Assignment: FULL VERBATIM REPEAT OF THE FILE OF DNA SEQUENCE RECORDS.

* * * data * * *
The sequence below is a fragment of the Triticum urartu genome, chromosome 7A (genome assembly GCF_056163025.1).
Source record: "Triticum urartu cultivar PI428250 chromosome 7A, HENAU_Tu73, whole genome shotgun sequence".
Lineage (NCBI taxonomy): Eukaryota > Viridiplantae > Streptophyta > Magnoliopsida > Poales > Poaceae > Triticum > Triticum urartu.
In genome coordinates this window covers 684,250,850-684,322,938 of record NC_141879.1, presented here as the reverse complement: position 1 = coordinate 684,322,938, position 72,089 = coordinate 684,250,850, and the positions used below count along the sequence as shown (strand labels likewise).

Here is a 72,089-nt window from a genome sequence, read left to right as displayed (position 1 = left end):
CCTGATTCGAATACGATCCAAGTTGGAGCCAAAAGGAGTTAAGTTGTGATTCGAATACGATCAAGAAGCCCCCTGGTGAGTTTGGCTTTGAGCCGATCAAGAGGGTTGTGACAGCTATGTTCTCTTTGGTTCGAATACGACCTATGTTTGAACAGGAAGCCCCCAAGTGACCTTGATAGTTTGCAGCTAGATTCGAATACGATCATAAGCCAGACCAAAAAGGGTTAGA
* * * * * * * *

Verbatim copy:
The sequence below is a fragment of the Triticum urartu genome, chromosome 7A (genome assembly GCF_056163025.1).
Source record: "Triticum urartu cultivar PI428250 chromosome 7A, HENAU_Tu73, whole genome shotgun sequence".
Lineage (NCBI taxonomy): Eukaryota > Viridiplantae > Streptophyta > Magnoliopsida > Poales > Poaceae > Triticum > Triticum urartu.
In genome coordinates this window covers 684,250,850-684,322,938 of record NC_141879.1, presented here as the reverse complement: position 1 = coordinate 684,322,938, position 72,089 = coordinate 684,250,850, and the positions used below count along the sequence as shown (strand labels likewise).

Here is a 72,089-nt window from a genome sequence, read left to right as displayed (position 1 = left end):
CCTGATTCGAATACGATCCAAGTTGGAGCCAAAAGGAGTTAAGTTGTGATTCGAATACGATCAAGAAGCCCCCTGGTGAGTTTGGCTTTGAGCCGATCAAGAGGGTTGTGACAGCTATGTTCTCTTTGGTTCGAATACGACCTATGTTTGAACAGGAAGCCCCCAAGTGACCTTGATAGTTTGCAGCTAGATTCGAATACGATCATAAGCCAGACCAAAAAGGGTTAGA